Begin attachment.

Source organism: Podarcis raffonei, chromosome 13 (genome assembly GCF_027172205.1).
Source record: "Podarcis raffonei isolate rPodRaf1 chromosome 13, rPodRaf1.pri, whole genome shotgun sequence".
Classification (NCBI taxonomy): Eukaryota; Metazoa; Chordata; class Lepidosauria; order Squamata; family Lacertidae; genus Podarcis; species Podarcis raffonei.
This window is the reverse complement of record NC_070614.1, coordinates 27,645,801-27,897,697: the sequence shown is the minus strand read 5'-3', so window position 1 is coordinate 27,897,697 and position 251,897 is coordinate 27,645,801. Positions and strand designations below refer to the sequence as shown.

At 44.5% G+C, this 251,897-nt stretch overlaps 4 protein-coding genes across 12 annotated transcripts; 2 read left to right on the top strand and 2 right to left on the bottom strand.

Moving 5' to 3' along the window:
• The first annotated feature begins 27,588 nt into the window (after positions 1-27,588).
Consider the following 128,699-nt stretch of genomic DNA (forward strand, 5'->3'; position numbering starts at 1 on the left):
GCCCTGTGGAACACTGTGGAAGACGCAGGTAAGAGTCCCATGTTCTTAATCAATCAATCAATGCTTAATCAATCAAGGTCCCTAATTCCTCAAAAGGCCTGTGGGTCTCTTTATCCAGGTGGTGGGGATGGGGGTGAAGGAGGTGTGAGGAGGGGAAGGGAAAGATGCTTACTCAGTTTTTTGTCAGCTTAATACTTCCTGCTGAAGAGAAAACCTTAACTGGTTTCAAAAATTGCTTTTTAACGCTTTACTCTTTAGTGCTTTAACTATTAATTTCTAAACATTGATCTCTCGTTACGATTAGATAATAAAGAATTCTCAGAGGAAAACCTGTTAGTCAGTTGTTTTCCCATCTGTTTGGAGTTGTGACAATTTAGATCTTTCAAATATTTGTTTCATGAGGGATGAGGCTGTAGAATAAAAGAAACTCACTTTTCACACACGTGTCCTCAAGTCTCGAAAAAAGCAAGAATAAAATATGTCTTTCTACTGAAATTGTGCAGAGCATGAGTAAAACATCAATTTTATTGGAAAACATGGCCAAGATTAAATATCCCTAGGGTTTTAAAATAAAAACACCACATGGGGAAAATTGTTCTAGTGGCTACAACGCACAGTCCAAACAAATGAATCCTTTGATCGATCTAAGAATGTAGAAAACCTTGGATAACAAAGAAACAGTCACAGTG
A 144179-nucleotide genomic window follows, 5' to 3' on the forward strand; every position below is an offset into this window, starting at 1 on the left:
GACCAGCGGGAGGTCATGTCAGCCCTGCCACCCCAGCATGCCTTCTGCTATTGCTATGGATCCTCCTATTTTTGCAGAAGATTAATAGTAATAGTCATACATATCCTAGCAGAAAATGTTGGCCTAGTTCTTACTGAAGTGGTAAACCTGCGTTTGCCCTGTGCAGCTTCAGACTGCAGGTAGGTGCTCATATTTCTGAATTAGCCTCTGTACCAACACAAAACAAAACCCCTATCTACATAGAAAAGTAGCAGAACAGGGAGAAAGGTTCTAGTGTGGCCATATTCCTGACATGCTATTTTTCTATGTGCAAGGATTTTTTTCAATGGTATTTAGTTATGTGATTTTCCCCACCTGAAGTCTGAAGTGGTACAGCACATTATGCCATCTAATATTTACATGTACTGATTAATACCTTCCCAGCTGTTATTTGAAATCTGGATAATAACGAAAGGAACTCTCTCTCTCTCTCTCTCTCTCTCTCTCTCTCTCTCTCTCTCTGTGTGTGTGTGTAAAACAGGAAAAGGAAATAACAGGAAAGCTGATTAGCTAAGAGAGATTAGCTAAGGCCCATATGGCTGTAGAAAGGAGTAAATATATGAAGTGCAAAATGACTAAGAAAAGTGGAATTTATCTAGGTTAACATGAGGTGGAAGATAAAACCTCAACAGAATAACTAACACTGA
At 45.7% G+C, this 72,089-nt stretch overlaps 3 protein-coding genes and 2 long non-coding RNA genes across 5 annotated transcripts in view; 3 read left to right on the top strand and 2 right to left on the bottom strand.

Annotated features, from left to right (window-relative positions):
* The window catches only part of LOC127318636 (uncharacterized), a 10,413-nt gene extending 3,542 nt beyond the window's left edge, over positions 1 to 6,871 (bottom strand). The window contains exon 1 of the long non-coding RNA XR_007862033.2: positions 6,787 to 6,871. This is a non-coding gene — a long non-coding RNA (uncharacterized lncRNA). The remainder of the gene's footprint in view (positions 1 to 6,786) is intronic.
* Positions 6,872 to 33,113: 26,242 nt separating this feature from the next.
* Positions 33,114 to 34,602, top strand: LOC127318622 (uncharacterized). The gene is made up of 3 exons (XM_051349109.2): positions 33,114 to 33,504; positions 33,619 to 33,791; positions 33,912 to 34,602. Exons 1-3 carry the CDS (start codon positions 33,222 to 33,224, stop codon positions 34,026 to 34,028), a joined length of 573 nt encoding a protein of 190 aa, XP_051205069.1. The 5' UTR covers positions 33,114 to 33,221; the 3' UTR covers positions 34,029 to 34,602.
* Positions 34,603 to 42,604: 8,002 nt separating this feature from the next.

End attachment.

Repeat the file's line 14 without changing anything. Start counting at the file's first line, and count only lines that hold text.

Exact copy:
* The window catches only part of LOC127318636 (uncharacterized), a 10,413-nt gene extending 3,542 nt beyond the window's left edge, over positions 1 to 6,871 (bottom strand). The window contains exon 1 of the long non-coding RNA XR_007862033.2: positions 6,787 to 6,871. This is a non-coding gene — a long non-coding RNA (uncharacterized lncRNA). The remainder of the gene's footprint in view (positions 1 to 6,786) is intronic.